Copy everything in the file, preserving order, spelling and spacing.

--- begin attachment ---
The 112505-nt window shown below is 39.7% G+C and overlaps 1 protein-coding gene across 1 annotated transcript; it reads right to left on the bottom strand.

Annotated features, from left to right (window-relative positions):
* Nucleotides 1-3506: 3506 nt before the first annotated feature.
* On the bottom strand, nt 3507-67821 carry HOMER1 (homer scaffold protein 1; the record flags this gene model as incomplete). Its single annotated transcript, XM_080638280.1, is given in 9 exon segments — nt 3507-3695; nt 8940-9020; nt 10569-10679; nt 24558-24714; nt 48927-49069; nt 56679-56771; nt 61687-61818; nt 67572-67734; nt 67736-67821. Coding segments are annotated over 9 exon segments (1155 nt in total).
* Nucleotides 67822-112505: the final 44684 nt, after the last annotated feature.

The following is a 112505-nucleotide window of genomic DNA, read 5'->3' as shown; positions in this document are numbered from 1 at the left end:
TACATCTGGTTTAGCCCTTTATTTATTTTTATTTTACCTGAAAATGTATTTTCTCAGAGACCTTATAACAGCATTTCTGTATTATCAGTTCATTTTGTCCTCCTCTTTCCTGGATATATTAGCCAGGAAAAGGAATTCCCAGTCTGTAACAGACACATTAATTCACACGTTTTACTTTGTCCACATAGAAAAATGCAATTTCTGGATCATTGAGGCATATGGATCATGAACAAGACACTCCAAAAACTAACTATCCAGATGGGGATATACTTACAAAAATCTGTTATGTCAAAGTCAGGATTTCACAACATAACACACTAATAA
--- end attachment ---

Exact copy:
The 112505-nt window shown below is 39.7% G+C and overlaps 1 protein-coding gene across 1 annotated transcript; it reads right to left on the bottom strand.

Annotated features, from left to right (window-relative positions):
* Nucleotides 1-3506: 3506 nt before the first annotated feature.
* On the bottom strand, nt 3507-67821 carry HOMER1 (homer scaffold protein 1; the record flags this gene model as incomplete). Its single annotated transcript, XM_080638280.1, is given in 9 exon segments — nt 3507-3695; nt 8940-9020; nt 10569-10679; nt 24558-24714; nt 48927-49069; nt 56679-56771; nt 61687-61818; nt 67572-67734; nt 67736-67821. Coding segments are annotated over 9 exon segments (1155 nt in total).
* Nucleotides 67822-112505: the final 44684 nt, after the last annotated feature.

The following is a 112505-nucleotide window of genomic DNA, read 5'->3' as shown; positions in this document are numbered from 1 at the left end:
TACATCTGGTTTAGCCCTTTATTTATTTTTATTTTACCTGAAAATGTATTTTCTCAGAGACCTTATAACAGCATTTCTGTATTATCAGTTCATTTTGTCCTCCTCTTTCCTGGATATATTAGCCAGGAAAAGGAATTCCCAGTCTGTAACAGACACATTAATTCACACGTTTTACTTTGTCCACATAGAAAAATGCAATTTCTGGATCATTGAGGCATATGGATCATGAACAAGACACTCCAAAAACTAACTATCCAGATGGGGATATACTTACAAAAATCTGTTATGTCAAAGTCAGGATTTCACAACATAACACACTAATAA